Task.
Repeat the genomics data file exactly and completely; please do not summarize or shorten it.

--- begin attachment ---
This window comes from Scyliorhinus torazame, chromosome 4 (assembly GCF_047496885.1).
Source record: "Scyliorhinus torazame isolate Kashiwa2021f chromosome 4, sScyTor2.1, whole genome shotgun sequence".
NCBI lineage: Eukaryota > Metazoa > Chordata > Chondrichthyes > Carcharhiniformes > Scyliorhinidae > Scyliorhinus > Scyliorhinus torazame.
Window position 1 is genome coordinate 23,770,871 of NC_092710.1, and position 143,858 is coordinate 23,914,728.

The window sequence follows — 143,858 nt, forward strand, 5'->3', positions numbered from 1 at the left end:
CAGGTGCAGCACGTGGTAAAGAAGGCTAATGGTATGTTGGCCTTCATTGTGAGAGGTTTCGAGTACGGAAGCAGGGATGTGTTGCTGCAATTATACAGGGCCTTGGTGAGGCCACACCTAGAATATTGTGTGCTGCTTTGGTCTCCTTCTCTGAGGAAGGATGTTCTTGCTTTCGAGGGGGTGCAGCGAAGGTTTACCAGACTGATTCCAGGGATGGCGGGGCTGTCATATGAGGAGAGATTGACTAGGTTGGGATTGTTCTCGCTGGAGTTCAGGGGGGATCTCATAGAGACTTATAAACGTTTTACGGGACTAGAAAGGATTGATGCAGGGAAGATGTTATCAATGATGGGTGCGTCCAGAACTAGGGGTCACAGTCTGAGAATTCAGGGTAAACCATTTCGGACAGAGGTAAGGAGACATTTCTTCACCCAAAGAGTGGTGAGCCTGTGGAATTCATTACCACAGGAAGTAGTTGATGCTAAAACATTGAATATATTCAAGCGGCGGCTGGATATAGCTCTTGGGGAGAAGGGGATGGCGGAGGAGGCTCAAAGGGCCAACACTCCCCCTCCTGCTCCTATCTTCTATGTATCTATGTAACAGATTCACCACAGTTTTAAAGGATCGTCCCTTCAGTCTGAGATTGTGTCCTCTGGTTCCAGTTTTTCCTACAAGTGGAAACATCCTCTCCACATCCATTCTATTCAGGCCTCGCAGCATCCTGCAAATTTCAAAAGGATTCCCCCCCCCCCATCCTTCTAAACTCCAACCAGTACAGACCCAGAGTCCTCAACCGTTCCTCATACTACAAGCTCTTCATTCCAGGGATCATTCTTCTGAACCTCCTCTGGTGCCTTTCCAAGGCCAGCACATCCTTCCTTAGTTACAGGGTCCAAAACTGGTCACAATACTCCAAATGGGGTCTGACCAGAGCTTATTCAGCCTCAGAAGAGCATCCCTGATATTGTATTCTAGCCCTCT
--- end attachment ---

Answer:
This window comes from Scyliorhinus torazame, chromosome 4 (assembly GCF_047496885.1).
Source record: "Scyliorhinus torazame isolate Kashiwa2021f chromosome 4, sScyTor2.1, whole genome shotgun sequence".
NCBI lineage: Eukaryota > Metazoa > Chordata > Chondrichthyes > Carcharhiniformes > Scyliorhinidae > Scyliorhinus > Scyliorhinus torazame.
Window position 1 is genome coordinate 23,770,871 of NC_092710.1, and position 143,858 is coordinate 23,914,728.

The window sequence follows — 143,858 nt, forward strand, 5'->3', positions numbered from 1 at the left end:
CAGGTGCAGCACGTGGTAAAGAAGGCTAATGGTATGTTGGCCTTCATTGTGAGAGGTTTCGAGTACGGAAGCAGGGATGTGTTGCTGCAATTATACAGGGCCTTGGTGAGGCCACACCTAGAATATTGTGTGCTGCTTTGGTCTCCTTCTCTGAGGAAGGATGTTCTTGCTTTCGAGGGGGTGCAGCGAAGGTTTACCAGACTGATTCCAGGGATGGCGGGGCTGTCATATGAGGAGAGATTGACTAGGTTGGGATTGTTCTCGCTGGAGTTCAGGGGGGATCTCATAGAGACTTATAAACGTTTTACGGGACTAGAAAGGATTGATGCAGGGAAGATGTTATCAATGATGGGTGCGTCCAGAACTAGGGGTCACAGTCTGAGAATTCAGGGTAAACCATTTCGGACAGAGGTAAGGAGACATTTCTTCACCCAAAGAGTGGTGAGCCTGTGGAATTCATTACCACAGGAAGTAGTTGATGCTAAAACATTGAATATATTCAAGCGGCGGCTGGATATAGCTCTTGGGGAGAAGGGGATGGCGGAGGAGGCTCAAAGGGCCAACACTCCCCCTCCTGCTCCTATCTTCTATGTATCTATGTAACAGATTCACCACAGTTTTAAAGGATCGTCCCTTCAGTCTGAGATTGTGTCCTCTGGTTCCAGTTTTTCCTACAAGTGGAAACATCCTCTCCACATCCATTCTATTCAGGCCTCGCAGCATCCTGCAAATTTCAAAAGGATTCCCCCCCCCCCATCCTTCTAAACTCCAACCAGTACAGACCCAGAGTCCTCAACCGTTCCTCATACTACAAGCTCTTCATTCCAGGGATCATTCTTCTGAACCTCCTCTGGTGCCTTTCCAAGGCCAGCACATCCTTCCTTAGTTACAGGGTCCAAAACTGGTCACAATACTCCAAATGGGGTCTGACCAGAGCTTATTCAGCCTCAGAAGAGCATCCCTGATATTGTATTCTAGCCCTCT